Next winter is summer here Summer up north (like Cairns or even here in Brisbane) is like Miami in summer - humid, hurricane possibilities, flood, thunderstorms etc. Best time for NZ and almost all of Oz is before December, so if you can make Sept-Dec, good.
    A
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  4. #4
    katva is offline
    SBH Insider Joined: Nov 2009 Posts: 4,769
    My sister was there in October, a year and a half ago.....she didn't have time to do too much exploring---but said she "discovered" wine on this trip, due to the stress of her work-related activities. She did say that they put her in a FABULOUS hotel...I'll ask. She also came away with some incredibly beautiful sweaters. Next, was Australia, and she went out to the GBR to snorkel---one of the highlights of her life, she says---do it! She loved both places, and is planning another trip with hubby and time to spare in tow....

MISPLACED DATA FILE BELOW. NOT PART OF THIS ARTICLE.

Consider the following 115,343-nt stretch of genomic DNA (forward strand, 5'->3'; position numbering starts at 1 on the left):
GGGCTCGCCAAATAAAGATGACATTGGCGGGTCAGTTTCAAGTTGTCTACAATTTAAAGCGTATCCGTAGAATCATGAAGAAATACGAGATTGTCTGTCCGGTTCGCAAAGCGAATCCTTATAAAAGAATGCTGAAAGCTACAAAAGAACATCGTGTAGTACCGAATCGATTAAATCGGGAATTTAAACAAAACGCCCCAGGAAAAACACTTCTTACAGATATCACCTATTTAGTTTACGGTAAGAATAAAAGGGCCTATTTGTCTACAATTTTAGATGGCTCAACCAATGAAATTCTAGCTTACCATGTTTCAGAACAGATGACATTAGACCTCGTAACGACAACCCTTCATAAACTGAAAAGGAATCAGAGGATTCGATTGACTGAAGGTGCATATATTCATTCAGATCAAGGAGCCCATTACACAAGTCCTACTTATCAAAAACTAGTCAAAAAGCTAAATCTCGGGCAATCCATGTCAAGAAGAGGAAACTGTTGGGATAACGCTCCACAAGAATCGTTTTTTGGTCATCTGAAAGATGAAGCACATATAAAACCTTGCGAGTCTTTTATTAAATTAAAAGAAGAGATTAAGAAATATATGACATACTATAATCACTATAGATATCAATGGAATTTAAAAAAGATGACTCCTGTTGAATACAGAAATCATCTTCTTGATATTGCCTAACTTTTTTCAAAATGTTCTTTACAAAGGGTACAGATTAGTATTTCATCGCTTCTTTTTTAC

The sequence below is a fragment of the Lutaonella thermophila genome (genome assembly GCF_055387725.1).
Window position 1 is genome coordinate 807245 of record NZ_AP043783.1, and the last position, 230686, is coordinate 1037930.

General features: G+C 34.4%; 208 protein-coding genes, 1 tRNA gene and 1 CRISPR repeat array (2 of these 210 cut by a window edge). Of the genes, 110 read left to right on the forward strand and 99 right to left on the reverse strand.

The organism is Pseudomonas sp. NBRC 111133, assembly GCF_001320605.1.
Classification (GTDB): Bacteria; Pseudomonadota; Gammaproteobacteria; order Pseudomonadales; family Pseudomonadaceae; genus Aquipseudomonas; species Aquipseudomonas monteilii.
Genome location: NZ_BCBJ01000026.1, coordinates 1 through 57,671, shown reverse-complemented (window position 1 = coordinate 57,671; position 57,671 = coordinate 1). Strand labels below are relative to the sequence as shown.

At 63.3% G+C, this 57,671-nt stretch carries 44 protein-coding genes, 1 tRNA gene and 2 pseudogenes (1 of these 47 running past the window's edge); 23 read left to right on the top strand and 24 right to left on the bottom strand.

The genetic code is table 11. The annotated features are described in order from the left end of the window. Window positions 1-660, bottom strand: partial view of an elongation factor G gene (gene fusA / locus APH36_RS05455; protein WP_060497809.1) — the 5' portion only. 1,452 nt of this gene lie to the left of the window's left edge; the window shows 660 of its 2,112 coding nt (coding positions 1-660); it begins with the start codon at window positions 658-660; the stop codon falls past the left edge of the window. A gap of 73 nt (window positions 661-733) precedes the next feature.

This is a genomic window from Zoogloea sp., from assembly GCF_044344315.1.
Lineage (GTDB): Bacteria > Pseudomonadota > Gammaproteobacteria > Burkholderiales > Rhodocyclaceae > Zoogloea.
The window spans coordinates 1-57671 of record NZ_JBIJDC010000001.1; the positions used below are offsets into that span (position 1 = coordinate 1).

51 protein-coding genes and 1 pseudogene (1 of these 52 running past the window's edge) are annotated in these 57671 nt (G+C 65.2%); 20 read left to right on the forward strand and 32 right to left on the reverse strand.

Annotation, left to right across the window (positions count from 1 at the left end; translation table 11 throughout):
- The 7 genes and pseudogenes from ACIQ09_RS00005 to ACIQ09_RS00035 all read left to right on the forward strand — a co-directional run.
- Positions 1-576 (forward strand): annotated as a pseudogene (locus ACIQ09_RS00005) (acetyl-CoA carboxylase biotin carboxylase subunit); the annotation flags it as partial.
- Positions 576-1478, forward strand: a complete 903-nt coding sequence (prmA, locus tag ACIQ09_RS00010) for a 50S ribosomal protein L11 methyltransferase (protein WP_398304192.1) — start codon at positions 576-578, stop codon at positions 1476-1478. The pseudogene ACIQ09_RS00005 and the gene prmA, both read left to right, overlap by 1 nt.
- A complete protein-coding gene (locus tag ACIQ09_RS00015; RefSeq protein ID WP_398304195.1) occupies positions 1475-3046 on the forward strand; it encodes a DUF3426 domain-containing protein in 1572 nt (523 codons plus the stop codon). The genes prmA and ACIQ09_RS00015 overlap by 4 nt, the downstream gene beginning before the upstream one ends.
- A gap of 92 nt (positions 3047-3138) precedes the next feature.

If you're the smartest person in the room, you're in the wrong room :)

  5. #5
    JEK is offline
    Senior Insider Joined: Jan 2004 In the ether . . . Posts: 51,686
    I'm thinking 3 weeks to even begin to justice to both NZ and AU. Takes two days to get there :)
    The Marius 100th Birthday Party -- June 5, 2023

  6. #6
    Petri is offline
    SBH Insider Joined: Jan 2004 Helsinki, Finland Posts: 7,970
    Well..

    We spent there 1.5 weeks and continued to Australia, and felt that we didn't even scratch the surface. The next year we arrived to the country with the plan to depart when we've seen everything.

    We ended up spending about three months there and we have an approved residency permit to move there more permanently :-) If we had managed to sold our house last year, we might be there right now.